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Photo credit: HAIDAN VIA UNSPLASH

Haj deferred for Singapore pilgrims due to COVID-19

This would be the second year Haj has been deferred.

Jeevana Kalaithasan

Obsessed with chocolate, TikTok and baking.


Published: 28 May 2021, 12:33 PM

On May 27, the Islamic Religious Council of Singapore (MUIS) announced that the Haj plans for Muslim pilgrims from Singapore has been deferred. 

This would be the second year in a row due to the ongoing COVID-19 pandemic.

“An increasing number of countries around the world are reporting new waves of infections and the coming months likely will remain challenging,” said the council.

With the health and safety of the pilgrims in mind, the decision was also supported by the Fatwa Committee. 

The Haj places will be re-allocated to the affected pilgrims next year. However, as the current conditions are unpredictable, the eligibility to perform the Haj will still be subject to the new requirements made by Saudi Arabia depending on the COVID-19 situation at the time. 

For last year’s Haj, Saudi Arabia’s authorities said only those who were immunised against the virus were allowed to perform the Umrah

 

Before the pandemic, more than two million people would perform the Haj pilgrimage to Mecca, with Singapore allowed 900 pilgrims a year since 2018. PHOTO CREDITS: HAIDAN VIA UNSPLASH

 

Although MUIS said that it has “full confidence” in Saudi Arabia’s pandemic management, it also said that Singapore has its own considerations to safeguard the health and well-being of Singaporean pilgrims. 

The council noted on May 25 that Saudi Arabia had not announced its official decision about this year’s Haj and is unclear about whether the pilgrimage will be open to international pilgrims.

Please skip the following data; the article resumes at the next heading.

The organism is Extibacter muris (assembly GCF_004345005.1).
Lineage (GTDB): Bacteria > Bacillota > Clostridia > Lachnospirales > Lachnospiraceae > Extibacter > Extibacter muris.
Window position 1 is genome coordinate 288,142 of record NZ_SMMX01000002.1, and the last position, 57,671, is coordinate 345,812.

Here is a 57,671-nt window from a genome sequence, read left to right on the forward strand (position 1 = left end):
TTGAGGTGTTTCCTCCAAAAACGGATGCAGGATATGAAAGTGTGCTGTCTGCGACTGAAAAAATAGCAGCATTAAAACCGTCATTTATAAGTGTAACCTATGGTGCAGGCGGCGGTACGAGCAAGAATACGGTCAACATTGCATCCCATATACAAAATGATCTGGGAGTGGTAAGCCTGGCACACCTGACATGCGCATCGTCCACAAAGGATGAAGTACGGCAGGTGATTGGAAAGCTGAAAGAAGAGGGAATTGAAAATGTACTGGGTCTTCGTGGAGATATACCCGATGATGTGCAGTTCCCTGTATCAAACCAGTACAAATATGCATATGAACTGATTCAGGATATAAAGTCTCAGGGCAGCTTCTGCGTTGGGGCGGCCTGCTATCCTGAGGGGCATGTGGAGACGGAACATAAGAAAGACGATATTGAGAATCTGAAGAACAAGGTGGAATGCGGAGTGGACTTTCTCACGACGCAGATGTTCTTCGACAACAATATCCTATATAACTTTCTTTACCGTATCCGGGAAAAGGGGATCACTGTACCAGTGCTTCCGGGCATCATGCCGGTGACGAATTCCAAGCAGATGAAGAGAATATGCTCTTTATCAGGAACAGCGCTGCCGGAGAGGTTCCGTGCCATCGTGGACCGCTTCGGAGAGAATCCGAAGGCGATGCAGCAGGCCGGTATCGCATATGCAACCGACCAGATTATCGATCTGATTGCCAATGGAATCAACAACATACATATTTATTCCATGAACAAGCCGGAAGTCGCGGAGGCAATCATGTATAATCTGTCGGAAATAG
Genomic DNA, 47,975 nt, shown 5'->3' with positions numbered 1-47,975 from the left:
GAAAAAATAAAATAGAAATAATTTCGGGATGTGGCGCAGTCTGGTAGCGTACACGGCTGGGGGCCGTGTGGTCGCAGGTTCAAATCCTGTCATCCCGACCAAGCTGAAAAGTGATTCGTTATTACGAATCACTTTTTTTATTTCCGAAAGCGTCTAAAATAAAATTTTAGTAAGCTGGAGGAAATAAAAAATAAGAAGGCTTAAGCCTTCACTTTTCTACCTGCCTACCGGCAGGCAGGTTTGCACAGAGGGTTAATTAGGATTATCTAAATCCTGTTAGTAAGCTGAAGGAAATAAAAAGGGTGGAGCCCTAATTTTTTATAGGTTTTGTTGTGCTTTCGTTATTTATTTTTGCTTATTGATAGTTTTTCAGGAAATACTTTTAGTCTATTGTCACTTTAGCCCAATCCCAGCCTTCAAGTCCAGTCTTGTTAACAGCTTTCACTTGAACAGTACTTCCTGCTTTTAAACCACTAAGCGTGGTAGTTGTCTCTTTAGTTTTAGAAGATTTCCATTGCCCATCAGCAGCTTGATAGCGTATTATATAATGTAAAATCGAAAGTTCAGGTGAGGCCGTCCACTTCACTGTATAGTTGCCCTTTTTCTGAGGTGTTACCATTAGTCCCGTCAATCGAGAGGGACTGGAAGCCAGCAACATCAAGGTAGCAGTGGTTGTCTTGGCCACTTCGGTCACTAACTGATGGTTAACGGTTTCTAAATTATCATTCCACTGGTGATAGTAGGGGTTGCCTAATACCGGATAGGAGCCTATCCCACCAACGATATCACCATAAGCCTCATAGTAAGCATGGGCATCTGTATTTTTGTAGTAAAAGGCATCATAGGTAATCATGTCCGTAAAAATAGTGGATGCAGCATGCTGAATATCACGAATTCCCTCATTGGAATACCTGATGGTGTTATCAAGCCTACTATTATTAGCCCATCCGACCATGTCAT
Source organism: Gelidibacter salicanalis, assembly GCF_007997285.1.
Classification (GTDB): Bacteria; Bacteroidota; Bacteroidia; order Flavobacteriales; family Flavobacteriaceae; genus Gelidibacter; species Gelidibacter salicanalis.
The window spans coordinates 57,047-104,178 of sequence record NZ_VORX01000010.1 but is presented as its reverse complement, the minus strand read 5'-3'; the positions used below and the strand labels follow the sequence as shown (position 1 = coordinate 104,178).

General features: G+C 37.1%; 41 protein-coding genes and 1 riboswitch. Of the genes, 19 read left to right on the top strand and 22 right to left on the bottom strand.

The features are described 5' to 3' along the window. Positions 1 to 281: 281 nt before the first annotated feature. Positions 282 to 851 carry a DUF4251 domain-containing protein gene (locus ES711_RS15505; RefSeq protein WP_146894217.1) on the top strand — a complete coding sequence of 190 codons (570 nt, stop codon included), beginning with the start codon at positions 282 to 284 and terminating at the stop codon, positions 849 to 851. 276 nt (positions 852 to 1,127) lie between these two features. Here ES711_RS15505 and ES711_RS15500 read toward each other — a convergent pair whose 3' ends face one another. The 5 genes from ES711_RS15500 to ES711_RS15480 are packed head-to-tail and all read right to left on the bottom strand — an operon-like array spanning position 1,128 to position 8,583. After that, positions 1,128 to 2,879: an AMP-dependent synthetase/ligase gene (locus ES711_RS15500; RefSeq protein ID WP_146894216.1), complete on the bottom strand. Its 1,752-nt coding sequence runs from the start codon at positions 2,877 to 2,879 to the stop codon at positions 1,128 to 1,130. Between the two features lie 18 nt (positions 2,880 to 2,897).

According to MUIS, even if the Haj is open to international pilgrims, they will be subject to considerations such as age, vaccination status, COVID-19 testing and quarantine requirements in both countries. 

“These additional restrictions will require significantly much longer travel duration, and also result in significantly higher Haj package prices and affect the pilgrims’ preparations for Haj,” it said. 

The decision is also supported by the Association of Muslim Travel Agents and Haj travel agencies, who agreed on the importance of protecting the community and minimising the spread of the virus.

MUIS is working with Saudi authorities to facilitate the refund of deposits, and pilgrims will be contacted by their respective travel agencies within the next two weeks regarding their refunds. 

“This decision will also safeguard the health and well-being of our Singaporean pilgrims and the community at large from the risk of COVID-19 transmission,” added MUIS.

Pilgrims who have questions may contact their respective Haj general service agents or MUIS. 


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